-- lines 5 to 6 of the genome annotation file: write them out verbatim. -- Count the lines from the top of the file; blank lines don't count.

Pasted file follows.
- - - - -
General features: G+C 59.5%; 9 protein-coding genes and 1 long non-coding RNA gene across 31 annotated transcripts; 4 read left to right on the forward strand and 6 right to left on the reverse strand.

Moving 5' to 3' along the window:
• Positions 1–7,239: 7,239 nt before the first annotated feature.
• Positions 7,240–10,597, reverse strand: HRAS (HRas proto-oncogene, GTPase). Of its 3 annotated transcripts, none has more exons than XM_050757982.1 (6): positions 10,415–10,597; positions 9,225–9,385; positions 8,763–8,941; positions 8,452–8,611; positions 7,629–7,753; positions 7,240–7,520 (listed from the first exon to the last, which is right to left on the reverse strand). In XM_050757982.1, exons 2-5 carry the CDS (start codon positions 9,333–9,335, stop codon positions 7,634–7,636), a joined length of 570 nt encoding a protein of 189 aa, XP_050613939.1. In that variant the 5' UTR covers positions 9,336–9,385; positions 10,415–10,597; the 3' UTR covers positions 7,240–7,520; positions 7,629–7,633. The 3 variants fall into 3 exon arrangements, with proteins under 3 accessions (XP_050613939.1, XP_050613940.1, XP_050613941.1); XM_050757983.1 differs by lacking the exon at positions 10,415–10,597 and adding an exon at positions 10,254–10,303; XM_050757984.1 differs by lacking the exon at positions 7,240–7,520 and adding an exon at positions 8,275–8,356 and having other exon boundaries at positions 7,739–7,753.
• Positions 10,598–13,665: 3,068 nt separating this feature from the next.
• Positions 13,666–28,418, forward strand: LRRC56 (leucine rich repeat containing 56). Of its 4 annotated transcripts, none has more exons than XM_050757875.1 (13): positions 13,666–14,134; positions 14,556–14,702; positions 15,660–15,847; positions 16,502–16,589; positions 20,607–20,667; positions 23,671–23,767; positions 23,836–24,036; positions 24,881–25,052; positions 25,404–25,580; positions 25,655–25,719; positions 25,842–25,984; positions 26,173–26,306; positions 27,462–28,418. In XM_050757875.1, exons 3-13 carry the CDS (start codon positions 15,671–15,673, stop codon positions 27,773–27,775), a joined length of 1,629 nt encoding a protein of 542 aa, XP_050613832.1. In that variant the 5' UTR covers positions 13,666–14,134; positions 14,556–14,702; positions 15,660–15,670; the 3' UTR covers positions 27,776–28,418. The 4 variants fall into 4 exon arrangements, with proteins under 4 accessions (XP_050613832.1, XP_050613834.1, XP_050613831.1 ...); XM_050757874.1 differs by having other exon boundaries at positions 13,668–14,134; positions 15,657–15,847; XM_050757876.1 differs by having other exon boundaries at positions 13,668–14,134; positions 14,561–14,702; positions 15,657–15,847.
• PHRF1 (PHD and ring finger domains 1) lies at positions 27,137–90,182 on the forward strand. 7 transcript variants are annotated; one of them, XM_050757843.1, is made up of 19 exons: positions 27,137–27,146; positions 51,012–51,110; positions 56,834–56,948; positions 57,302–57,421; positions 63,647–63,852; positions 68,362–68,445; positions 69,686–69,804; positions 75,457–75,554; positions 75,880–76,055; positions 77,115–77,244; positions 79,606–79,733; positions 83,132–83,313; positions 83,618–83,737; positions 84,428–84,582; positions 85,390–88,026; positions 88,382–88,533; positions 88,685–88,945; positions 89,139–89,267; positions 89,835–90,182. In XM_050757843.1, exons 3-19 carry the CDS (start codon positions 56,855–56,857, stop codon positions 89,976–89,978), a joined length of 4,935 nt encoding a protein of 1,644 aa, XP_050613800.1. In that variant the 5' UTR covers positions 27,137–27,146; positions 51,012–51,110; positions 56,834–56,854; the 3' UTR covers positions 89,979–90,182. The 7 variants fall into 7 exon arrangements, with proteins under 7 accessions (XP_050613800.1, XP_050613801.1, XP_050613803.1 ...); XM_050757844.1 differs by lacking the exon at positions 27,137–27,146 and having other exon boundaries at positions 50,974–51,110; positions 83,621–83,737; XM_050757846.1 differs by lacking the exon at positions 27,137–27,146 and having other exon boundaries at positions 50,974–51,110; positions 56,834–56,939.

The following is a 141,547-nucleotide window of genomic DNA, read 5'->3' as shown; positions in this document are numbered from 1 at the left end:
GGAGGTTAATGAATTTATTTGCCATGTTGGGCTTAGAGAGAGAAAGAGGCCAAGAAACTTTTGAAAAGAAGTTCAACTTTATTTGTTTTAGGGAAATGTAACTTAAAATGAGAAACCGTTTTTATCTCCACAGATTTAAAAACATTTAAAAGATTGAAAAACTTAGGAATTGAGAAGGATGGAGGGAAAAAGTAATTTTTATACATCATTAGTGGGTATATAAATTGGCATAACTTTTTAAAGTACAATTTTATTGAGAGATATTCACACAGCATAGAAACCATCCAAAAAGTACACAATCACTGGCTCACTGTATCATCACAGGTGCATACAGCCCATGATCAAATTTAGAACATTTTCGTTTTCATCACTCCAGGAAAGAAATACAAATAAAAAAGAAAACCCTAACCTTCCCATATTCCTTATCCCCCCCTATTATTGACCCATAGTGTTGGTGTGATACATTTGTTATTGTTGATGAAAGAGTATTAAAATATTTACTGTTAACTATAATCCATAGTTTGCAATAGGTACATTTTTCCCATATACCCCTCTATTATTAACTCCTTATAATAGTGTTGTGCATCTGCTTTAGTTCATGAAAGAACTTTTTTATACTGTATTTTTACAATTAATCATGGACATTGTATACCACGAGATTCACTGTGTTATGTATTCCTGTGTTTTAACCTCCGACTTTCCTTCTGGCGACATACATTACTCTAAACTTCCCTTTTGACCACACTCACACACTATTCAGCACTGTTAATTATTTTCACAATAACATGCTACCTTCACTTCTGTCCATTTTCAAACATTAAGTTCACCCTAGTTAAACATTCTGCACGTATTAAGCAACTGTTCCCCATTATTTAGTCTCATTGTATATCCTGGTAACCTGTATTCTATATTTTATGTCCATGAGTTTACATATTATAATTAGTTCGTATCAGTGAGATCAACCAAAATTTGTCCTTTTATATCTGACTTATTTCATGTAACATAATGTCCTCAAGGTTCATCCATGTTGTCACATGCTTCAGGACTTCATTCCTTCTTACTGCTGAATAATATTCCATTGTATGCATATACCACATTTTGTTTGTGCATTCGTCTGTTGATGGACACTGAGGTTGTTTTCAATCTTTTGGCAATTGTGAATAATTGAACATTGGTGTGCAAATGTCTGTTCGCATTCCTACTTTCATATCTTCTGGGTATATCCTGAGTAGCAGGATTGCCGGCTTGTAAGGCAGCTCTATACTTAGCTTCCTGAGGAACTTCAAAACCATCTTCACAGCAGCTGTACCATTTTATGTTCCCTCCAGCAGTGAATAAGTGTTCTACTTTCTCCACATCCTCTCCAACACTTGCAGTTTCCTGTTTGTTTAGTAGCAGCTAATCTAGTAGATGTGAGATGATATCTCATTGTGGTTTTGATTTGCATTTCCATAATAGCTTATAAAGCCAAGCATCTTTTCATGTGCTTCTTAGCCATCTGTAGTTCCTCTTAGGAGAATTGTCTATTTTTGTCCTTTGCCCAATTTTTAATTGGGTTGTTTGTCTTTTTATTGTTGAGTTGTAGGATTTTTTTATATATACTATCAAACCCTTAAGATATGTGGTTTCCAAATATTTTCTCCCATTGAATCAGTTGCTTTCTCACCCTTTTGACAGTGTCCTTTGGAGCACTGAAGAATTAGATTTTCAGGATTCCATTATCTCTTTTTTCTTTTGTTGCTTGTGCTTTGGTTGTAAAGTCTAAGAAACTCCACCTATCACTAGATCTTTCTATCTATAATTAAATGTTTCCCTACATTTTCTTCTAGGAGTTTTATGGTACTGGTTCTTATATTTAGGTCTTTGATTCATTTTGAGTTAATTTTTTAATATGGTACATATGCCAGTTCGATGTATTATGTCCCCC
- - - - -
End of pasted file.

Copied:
• Positions 10,598–13,665: 3,068 nt separating this feature from the next.
• Positions 13,666–28,418, forward strand: LRRC56 (leucine rich repeat containing 56). Of its 4 annotated transcripts, none has more exons than XM_050757875.1 (13): positions 13,666–14,134; positions 14,556–14,702; positions 15,660–15,847; positions 16,502–16,589; positions 20,607–20,667; positions 23,671–23,767; positions 23,836–24,036; positions 24,881–25,052; positions 25,404–25,580; positions 25,655–25,719; positions 25,842–25,984; positions 26,173–26,306; positions 27,462–28,418. In XM_050757875.1, exons 3-13 carry the CDS (start codon positions 15,671–15,673, stop codon positions 27,773–27,775), a joined length of 1,629 nt encoding a protein of 542 aa, XP_050613832.1. In that variant the 5' UTR covers positions 13,666–14,134; positions 14,556–14,702; positions 15,660–15,670; the 3' UTR covers positions 27,776–28,418. The 4 variants fall into 4 exon arrangements, with proteins under 4 accessions (XP_050613832.1, XP_050613834.1, XP_050613831.1 ...); XM_050757874.1 differs by having other exon boundaries at positions 13,668–14,134; positions 15,657–15,847; XM_050757876.1 differs by having other exon boundaries at positions 13,668–14,134; positions 14,561–14,702; positions 15,657–15,847.